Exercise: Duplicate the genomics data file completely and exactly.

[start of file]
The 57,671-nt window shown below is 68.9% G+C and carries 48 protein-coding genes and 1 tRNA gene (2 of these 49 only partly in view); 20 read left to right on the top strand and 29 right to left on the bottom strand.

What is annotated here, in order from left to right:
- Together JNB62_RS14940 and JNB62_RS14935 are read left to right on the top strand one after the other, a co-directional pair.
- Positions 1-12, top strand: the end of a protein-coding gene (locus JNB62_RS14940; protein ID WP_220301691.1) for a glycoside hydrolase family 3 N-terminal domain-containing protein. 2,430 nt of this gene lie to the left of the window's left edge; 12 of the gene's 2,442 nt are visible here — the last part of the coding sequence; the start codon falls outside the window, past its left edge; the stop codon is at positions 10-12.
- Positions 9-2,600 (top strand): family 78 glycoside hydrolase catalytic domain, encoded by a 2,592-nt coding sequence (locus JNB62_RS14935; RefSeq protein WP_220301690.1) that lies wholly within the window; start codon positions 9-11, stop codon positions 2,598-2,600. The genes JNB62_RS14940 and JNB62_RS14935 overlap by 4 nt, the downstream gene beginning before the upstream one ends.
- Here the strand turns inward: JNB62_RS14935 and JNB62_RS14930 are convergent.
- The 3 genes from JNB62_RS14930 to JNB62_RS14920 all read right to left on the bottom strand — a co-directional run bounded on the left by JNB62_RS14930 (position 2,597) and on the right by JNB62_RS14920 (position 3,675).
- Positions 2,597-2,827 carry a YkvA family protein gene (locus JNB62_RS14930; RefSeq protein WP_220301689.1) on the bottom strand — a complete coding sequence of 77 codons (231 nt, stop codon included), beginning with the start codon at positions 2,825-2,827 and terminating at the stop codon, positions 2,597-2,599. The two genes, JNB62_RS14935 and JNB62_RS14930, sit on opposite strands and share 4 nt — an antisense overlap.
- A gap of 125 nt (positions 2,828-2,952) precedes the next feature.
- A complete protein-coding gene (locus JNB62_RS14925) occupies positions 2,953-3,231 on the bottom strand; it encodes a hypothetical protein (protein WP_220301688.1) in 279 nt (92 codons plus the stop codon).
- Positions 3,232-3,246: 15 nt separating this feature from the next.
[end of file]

The 57,671-nt window shown below is 68.9% G+C and carries 48 protein-coding genes and 1 tRNA gene (2 of these 49 only partly in view); 20 read left to right on the top strand and 29 right to left on the bottom strand.

What is annotated here, in order from left to right:
- Together JNB62_RS14940 and JNB62_RS14935 are read left to right on the top strand one after the other, a co-directional pair.
- Positions 1-12, top strand: the end of a protein-coding gene (locus JNB62_RS14940; protein ID WP_220301691.1) for a glycoside hydrolase family 3 N-terminal domain-containing protein. 2,430 nt of this gene lie to the left of the window's left edge; 12 of the gene's 2,442 nt are visible here — the last part of the coding sequence; the start codon falls outside the window, past its left edge; the stop codon is at positions 10-12.
- Positions 9-2,600 (top strand): family 78 glycoside hydrolase catalytic domain, encoded by a 2,592-nt coding sequence (locus JNB62_RS14935; RefSeq protein WP_220301690.1) that lies wholly within the window; start codon positions 9-11, stop codon positions 2,598-2,600. The genes JNB62_RS14940 and JNB62_RS14935 overlap by 4 nt, the downstream gene beginning before the upstream one ends.
- Here the strand turns inward: JNB62_RS14935 and JNB62_RS14930 are convergent.
- The 3 genes from JNB62_RS14930 to JNB62_RS14920 all read right to left on the bottom strand — a co-directional run bounded on the left by JNB62_RS14930 (position 2,597) and on the right by JNB62_RS14920 (position 3,675).
- Positions 2,597-2,827 carry a YkvA family protein gene (locus JNB62_RS14930; RefSeq protein WP_220301689.1) on the bottom strand — a complete coding sequence of 77 codons (231 nt, stop codon included), beginning with the start codon at positions 2,825-2,827 and terminating at the stop codon, positions 2,597-2,599. The two genes, JNB62_RS14935 and JNB62_RS14930, sit on opposite strands and share 4 nt — an antisense overlap.
- A gap of 125 nt (positions 2,828-2,952) precedes the next feature.
- A complete protein-coding gene (locus JNB62_RS14925) occupies positions 2,953-3,231 on the bottom strand; it encodes a hypothetical protein (protein WP_220301688.1) in 279 nt (92 codons plus the stop codon).
- Positions 3,232-3,246: 15 nt separating this feature from the next.